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Challenging the Rule(s) of Law: Colonialism, Criminology and Human Rights in India

Kalpana Kannabiran (Editor) Ranbir Singh (Editor)
Synopsis This rare comprehensive critique of criminology in India brings together widely respected activists, advocates, bureaucrats, scholars and practitioners who share their concerns about the Indian criminal justice system through an interdisciplinary lens and discuss the need to entrench human rights in Indian polity. It is a significant step towards mapping the ways in which interdisciplinary research and human rights activism might inform legal praxis more effectively and holistically. Challenging the Rule(s) of Law: Colonialism, Criminology and Human Rights in India contests unproblematic assumptions of the rule of law and opens out avenues for renewed and radical study of criminal law in the country. The collection looks at criminal law from the early colonial period to the present, examining the problem of overt violence by state actors and their compliance with dominant private actors. It calls into question the denial by the state of the wherewithal for bare life, which compounds people's vulnerability to a repressive rule of law. This work is a must read for students, researchers and faculty of law, criminal law, criminology, legal history, human rights, sociology of law, political science, anthropology, social exclusion studies and colonial history. It will also be invaluable for law historians, legal scholars and policy makers, especially the judiciary.
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About the authors

Kalpana Kannabiran

Kalpana Kannabiran is a founder member of Asmita Resource Centre for Women, Secunderabad, and teaches sociology and law at NALSAR University of Law, Hyderabad. With Vasanth Kannabiran she has co-authored De-Eroticising Assault: Essays on Modesty, Honour and Power (2000), and translated from the original Tamil, Web of Deceit, a novel by uvalur A. Ramamirthammal (2003). She received the VKRV Rao Award for Social Science Research in 2003, for her work on teh social aspects of law.

Ranbir Singh

Group Captain Ranbir singh (Retd.), born in 1935, was commissioned in the Transport Stream of the Flying in January 1956. During his service career spanning over three decades, he has logged more than 5000 hours of flying in different types of aircrafts, and has extensively traveled in India and abroad. He was in active flying service during all the major operations since mid-fifties. He is a graduate from the Defence Services Staff College, Wellington. He was the Chief Public Relations Officer, Ministry of Defence for the entire Eastern Sector from 1975 to 1980. He is a freelance writer who writes for various newspapers and magazines covering a variety of subjects ranging from war and human angle stories, to features on social and economic issues. He is also a book-reviewer, and has also scripted a number of television features. Other books by the Author: Rajiv Gandhi: The Man: The Pilot: The Politician; PV Narasimha Rao: The Man: The Politician – Some Problems and Issues; Profiles of Courage; Yadein (Fond Memories): In & Out of Cockpit: Potential to Performance; Footprints of Courage in the Sands of Time; War and Peace Quotes and Anecdotes; Mom Said So: Good and Gracious Living is Simply a Matter of Just Plain (Un?) Common Sense; Nonny Tales: Nani ki Kahaniyan; Panchtantra Tales (Some Selections); Operation Cactus Lily; Smile and Ponder: An Exciting Odyssey with the Lawless Laws of Life and Living Wars Fought and Lessons Not Learnt; Anecdotes from Battle Areas; Indian Defence Forces: The Turning Points; Indo-Pak Relations: Past, Present and Future; Eternal Principles of War; Marshal Arjan Singh: Life and Times; Major Defence Operations; Memorable War Stories.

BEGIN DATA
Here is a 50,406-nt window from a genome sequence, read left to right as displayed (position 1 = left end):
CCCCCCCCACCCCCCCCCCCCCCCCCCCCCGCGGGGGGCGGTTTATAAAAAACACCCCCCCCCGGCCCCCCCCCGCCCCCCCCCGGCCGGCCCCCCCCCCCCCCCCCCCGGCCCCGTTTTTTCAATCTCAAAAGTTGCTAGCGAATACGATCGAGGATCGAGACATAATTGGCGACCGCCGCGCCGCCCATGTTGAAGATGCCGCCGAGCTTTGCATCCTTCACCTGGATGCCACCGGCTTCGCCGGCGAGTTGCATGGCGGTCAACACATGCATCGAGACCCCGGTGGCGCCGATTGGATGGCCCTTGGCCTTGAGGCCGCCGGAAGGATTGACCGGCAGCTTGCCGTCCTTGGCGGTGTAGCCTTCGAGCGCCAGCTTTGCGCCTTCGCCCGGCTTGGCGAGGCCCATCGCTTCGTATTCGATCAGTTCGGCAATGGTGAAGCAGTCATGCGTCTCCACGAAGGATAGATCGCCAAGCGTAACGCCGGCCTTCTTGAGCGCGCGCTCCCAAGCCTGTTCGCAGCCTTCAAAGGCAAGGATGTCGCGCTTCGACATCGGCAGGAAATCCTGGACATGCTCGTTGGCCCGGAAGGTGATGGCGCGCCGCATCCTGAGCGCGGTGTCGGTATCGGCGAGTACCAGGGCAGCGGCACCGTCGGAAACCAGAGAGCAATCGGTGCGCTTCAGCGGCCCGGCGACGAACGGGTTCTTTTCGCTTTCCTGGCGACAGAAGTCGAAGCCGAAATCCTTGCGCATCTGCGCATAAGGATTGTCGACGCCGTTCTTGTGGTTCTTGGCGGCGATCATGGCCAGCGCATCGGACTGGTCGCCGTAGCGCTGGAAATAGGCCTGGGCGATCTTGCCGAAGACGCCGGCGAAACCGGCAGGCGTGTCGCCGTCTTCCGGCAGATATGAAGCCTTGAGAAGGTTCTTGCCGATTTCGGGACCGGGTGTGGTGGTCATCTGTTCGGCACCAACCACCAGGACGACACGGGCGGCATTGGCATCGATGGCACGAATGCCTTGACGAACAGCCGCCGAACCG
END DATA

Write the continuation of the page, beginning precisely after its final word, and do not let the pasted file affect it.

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Bibliographic information

Title Challenging the Rule(s) of Law: Colonialism, Criminology and Human Rights in India
Format Hardcover
Date published: 06.11.2008
Edition 1st ed.
Language: English
isbn 8178298313
length xx+496p.